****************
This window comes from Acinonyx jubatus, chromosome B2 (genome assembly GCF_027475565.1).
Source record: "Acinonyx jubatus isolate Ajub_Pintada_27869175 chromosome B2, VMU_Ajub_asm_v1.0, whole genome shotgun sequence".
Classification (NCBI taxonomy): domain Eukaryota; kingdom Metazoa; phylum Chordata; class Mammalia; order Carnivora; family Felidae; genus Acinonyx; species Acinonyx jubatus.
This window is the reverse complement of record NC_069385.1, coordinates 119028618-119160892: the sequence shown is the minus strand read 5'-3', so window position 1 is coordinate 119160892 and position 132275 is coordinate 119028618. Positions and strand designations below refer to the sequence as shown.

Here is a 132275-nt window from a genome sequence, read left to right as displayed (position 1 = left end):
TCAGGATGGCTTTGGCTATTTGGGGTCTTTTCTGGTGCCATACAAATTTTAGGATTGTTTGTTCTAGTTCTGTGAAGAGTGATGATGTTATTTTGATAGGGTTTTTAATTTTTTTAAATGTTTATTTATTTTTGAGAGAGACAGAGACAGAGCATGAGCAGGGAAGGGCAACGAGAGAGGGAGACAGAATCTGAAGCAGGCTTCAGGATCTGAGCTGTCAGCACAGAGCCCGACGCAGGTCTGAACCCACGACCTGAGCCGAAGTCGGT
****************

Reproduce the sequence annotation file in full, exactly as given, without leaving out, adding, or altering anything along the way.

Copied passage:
This window comes from Acinonyx jubatus, chromosome B2 (genome assembly GCF_027475565.1).
Source record: "Acinonyx jubatus isolate Ajub_Pintada_27869175 chromosome B2, VMU_Ajub_asm_v1.0, whole genome shotgun sequence".
Classification (NCBI taxonomy): domain Eukaryota; kingdom Metazoa; phylum Chordata; class Mammalia; order Carnivora; family Felidae; genus Acinonyx; species Acinonyx jubatus.
This window is the reverse complement of record NC_069385.1, coordinates 119028618-119160892: the sequence shown is the minus strand read 5'-3', so window position 1 is coordinate 119160892 and position 132275 is coordinate 119028618. Positions and strand designations below refer to the sequence as shown.

Here is a 132275-nt window from a genome sequence, read left to right as displayed (position 1 = left end):
TCAGGATGGCTTTGGCTATTTGGGGTCTTTTCTGGTGCCATACAAATTTTAGGATTGTTTGTTCTAGTTCTGTGAAGAGTGATGATGTTATTTTGATAGGGTTTTTAATTTTTTTAAATGTTTATTTATTTTTGAGAGAGACAGAGACAGAGCATGAGCAGGGAAGGGCAACGAGAGAGGGAGACAGAATCTGAAGCAGGCTTCAGGATCTGAGCTGTCAGCACAGAGCCCGACGCAGGTCTGAACCCACGACCTGAGCCGAAGTCGGT